Bulworth is a comedy with a tragic ending that builds on contradictions and misconceptions. A web of unexpected events fills the motion picture from the start until the very end. Be that Bulworth's wish to commit suicide and the way it's executed, or little things from his personal life, or how general public and the media react to senator's unexpected moves - viewers are always presented with a discrepancy between appearance and reality. In particular, there is a definite contrast between protagonist's public and private life. The media has distorted Bulworth's actual character presenting him in a light that exaggerates his genuine personality. The other characters in the film also exhibit contrary behaviors. The crux of the movie is based on the interplay between the actual and the perceived.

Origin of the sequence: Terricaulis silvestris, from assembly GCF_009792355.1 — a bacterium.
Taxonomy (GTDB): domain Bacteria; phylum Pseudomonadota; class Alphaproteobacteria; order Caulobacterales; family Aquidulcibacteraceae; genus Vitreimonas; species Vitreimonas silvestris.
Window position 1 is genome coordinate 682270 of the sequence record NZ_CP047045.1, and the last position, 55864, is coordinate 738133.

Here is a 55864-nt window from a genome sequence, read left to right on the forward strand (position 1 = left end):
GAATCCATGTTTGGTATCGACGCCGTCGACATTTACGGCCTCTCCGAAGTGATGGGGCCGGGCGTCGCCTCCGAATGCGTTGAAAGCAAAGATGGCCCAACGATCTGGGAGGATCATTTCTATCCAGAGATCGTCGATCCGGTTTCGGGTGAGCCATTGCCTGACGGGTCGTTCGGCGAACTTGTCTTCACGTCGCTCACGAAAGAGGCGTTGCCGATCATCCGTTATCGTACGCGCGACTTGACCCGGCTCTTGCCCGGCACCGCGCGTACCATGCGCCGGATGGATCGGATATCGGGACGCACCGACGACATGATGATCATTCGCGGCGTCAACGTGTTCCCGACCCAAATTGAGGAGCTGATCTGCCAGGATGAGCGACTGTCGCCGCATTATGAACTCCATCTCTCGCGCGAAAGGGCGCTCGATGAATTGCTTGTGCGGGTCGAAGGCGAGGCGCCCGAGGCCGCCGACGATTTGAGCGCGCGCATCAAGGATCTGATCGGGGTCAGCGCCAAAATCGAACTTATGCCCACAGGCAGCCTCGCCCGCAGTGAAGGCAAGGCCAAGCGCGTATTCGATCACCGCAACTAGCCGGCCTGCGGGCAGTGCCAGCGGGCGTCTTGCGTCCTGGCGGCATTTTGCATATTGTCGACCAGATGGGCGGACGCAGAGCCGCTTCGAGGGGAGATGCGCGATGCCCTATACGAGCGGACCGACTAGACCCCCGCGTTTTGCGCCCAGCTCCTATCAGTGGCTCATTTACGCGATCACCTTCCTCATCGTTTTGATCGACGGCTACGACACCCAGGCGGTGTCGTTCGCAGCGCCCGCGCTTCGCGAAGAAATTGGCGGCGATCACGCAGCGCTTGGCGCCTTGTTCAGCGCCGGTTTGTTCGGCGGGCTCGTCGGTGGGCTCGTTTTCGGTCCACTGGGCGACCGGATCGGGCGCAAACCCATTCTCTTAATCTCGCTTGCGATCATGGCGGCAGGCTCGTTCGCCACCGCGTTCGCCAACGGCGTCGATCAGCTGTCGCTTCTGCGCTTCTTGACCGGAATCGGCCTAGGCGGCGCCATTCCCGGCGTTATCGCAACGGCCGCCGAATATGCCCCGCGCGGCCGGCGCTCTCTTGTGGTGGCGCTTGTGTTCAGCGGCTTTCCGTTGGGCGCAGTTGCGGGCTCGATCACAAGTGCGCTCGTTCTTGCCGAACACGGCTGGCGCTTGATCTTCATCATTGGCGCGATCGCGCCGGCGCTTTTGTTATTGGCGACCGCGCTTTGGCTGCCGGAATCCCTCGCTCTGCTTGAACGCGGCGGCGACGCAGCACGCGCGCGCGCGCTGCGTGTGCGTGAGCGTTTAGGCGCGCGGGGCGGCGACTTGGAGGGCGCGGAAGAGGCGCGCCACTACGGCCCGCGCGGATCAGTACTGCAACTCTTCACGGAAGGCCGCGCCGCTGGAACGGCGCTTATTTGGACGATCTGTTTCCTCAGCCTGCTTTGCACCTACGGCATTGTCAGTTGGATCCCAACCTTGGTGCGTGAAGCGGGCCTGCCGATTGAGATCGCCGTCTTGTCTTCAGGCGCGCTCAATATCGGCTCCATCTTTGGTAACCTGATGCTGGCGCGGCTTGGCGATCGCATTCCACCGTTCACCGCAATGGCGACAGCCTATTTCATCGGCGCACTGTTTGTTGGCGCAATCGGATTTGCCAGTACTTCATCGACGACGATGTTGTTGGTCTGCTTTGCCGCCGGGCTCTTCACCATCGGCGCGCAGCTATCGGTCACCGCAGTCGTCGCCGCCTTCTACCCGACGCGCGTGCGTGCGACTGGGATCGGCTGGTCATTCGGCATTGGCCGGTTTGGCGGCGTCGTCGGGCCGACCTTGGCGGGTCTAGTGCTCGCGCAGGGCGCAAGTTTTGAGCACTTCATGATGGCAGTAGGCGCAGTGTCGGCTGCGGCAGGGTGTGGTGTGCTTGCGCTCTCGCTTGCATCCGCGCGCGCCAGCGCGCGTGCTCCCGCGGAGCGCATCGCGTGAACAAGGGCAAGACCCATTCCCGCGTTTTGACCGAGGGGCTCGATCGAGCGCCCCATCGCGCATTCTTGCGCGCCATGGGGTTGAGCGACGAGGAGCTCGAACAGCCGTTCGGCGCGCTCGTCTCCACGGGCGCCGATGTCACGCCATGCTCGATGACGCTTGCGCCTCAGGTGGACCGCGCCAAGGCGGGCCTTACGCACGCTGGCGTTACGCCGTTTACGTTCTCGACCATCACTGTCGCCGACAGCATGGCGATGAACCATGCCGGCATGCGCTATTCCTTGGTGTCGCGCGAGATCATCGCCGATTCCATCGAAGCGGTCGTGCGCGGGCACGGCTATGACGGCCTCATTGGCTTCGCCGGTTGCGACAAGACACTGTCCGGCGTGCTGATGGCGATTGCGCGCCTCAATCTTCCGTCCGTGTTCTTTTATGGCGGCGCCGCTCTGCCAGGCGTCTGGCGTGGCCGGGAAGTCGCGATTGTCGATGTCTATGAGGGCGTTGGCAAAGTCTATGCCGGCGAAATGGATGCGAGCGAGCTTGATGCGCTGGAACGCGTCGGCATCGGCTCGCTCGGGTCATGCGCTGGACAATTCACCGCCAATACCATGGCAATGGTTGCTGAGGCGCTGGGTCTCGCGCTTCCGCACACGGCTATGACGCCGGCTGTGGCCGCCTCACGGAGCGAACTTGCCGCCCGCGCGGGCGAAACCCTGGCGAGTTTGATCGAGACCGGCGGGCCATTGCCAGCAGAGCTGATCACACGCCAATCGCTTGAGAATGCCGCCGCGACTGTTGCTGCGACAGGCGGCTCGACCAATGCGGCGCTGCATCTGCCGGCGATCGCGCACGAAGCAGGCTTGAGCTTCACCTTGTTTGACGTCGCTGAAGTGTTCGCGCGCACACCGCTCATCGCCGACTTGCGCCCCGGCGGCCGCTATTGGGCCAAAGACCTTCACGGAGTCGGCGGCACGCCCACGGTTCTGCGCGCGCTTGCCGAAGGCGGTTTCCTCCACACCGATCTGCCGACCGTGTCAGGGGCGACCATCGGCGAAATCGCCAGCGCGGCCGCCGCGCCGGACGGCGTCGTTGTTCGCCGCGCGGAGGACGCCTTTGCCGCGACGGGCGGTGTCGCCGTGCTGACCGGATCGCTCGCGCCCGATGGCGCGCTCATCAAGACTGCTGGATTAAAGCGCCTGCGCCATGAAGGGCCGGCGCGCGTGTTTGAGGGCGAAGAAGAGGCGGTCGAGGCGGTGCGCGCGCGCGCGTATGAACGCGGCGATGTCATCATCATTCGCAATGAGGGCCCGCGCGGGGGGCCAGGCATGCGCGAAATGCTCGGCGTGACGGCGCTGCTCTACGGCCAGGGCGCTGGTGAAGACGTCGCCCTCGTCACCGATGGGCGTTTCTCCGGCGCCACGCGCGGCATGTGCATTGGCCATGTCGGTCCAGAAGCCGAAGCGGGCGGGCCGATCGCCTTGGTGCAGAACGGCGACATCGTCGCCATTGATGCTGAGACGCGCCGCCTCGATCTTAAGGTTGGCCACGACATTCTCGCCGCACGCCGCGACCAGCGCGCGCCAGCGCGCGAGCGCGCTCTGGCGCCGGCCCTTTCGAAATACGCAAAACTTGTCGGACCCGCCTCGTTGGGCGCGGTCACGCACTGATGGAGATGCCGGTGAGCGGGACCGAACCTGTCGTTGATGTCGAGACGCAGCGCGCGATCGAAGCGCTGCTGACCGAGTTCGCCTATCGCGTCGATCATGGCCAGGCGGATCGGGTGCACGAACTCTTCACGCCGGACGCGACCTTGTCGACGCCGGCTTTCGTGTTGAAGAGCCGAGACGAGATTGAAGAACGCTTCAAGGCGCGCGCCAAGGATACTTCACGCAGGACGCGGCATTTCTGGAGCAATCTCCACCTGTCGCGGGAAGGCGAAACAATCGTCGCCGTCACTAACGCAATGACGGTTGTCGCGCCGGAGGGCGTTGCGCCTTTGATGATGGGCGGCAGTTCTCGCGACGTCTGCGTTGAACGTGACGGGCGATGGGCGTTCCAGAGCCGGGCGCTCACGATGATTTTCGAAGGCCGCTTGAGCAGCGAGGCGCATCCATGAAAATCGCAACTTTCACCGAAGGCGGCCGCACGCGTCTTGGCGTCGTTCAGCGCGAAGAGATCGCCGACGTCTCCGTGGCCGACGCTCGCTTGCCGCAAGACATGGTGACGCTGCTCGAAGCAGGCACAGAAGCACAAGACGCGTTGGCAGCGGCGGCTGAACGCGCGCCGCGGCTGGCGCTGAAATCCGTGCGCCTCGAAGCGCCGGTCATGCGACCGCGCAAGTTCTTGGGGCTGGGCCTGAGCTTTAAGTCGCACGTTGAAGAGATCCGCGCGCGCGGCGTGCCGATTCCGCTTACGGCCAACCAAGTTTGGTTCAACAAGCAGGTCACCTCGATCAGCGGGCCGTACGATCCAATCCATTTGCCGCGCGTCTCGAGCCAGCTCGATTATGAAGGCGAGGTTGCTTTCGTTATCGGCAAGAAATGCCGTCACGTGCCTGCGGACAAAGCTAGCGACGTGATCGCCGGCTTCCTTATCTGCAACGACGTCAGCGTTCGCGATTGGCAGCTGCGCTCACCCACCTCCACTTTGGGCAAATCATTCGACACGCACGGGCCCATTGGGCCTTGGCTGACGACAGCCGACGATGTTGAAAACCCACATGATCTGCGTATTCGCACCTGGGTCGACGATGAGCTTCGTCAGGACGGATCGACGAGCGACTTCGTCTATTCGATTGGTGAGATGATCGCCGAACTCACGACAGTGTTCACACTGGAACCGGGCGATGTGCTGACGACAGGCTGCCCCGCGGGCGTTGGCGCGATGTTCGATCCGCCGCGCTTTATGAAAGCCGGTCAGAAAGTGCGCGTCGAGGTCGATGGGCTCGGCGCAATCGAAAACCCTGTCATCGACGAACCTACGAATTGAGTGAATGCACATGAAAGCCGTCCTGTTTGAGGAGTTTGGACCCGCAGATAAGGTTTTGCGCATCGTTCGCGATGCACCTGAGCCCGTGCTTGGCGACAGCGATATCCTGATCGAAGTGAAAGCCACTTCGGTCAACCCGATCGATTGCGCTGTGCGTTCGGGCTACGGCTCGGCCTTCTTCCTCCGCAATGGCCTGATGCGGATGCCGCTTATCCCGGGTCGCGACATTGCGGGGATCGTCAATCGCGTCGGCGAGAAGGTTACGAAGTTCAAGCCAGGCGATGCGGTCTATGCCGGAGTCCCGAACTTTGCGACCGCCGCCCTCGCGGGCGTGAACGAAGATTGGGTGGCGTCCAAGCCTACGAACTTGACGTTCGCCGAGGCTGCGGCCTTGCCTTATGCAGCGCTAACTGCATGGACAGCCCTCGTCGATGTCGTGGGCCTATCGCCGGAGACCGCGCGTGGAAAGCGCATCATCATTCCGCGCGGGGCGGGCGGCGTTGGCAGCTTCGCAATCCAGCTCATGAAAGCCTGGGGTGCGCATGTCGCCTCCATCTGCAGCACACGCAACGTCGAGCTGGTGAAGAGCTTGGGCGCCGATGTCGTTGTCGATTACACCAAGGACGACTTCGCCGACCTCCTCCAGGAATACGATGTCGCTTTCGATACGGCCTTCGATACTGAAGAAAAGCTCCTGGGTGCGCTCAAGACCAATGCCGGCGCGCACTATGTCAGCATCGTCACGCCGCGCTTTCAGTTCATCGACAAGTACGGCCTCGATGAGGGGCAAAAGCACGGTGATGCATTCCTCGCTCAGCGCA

The movie opens with the scene of the Senator's office. Senator Jay Belington Bulworth, dressed in a rumpled suit, with his tousled hair and three-day bristle experiences an emotional breakdown while all the TV sets in his office are rolling his election campaign commercials. With all the festive hoopla on TV, the audience would expect him to be watching carefully, perhaps taking notes, and looking for ways to improve the tapes. Yet, the Senator turns into a complete mess as the sounds of hype blend into an annoying, monotonous noise. At this point he understands that the media projects an image totally different from who he is. Right from the very beginning the viewer is presented with a clear-cut line between the media portrayal of the Senator and the reality. The campaign commercials present him as a well groomed, personable, viable, and sophisticated politician. However, the opening scene portrays him in a different light: he is miserable in his mundane pursuit of centrism. The catchy idiom from his campaign: "Old liberal wine in a new conservative bottle," ironically reflects Bulworth's equivocal conduct towards his constituency.